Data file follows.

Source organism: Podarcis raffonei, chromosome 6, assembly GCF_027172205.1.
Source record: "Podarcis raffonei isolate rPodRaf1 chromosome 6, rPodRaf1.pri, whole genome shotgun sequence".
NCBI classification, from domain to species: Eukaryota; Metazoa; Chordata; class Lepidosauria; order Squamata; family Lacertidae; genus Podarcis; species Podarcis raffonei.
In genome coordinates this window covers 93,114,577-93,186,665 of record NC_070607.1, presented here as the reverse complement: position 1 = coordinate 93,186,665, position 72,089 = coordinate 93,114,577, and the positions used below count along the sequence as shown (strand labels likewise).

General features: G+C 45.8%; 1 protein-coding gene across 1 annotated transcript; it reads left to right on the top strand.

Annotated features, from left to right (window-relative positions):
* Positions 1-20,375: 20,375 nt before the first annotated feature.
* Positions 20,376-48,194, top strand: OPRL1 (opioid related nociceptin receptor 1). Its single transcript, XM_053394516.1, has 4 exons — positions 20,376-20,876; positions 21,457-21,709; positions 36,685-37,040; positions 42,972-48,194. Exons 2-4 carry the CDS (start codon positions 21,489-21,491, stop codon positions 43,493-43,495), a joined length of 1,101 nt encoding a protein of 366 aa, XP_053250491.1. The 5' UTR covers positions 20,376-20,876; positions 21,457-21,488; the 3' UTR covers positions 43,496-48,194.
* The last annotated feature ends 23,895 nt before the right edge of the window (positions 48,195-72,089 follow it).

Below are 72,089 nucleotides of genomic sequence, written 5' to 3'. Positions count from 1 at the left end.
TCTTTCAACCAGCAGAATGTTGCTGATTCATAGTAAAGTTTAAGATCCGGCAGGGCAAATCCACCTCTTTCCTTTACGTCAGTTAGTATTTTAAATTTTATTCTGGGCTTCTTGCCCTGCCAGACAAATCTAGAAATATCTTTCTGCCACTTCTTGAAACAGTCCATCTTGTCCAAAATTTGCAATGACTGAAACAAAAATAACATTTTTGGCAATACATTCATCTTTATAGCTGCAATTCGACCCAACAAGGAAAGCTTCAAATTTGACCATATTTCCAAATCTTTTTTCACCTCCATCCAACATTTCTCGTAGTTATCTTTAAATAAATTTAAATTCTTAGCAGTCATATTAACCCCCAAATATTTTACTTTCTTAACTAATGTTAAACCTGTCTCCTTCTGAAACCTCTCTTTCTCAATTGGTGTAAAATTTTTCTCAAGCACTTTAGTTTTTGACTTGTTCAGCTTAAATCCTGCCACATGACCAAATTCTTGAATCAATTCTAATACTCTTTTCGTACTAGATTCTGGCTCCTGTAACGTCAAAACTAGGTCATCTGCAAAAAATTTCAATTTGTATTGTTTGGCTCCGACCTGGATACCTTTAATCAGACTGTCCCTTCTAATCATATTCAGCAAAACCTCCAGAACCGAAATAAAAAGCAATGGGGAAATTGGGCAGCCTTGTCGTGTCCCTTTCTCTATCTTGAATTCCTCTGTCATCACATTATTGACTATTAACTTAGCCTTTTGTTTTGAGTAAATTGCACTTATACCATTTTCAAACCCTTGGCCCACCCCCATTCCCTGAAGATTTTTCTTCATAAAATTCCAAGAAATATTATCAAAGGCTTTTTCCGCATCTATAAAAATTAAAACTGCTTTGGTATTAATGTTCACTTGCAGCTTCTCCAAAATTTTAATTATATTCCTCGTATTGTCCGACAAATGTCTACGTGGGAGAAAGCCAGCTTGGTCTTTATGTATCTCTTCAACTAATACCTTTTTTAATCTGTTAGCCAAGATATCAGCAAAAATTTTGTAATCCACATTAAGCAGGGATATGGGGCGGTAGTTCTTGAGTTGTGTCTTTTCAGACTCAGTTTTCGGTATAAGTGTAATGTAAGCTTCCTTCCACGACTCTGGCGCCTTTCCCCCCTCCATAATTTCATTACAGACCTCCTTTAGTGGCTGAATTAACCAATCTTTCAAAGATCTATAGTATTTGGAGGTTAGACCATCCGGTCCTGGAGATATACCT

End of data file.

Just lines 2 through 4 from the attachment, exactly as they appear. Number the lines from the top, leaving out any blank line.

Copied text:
Source record: "Podarcis raffonei isolate rPodRaf1 chromosome 6, rPodRaf1.pri, whole genome shotgun sequence".
NCBI classification, from domain to species: Eukaryota; Metazoa; Chordata; class Lepidosauria; order Squamata; family Lacertidae; genus Podarcis; species Podarcis raffonei.
In genome coordinates this window covers 93,114,577-93,186,665 of record NC_070607.1, presented here as the reverse complement: position 1 = coordinate 93,186,665, position 72,089 = coordinate 93,114,577, and the positions used below count along the sequence as shown (strand labels likewise).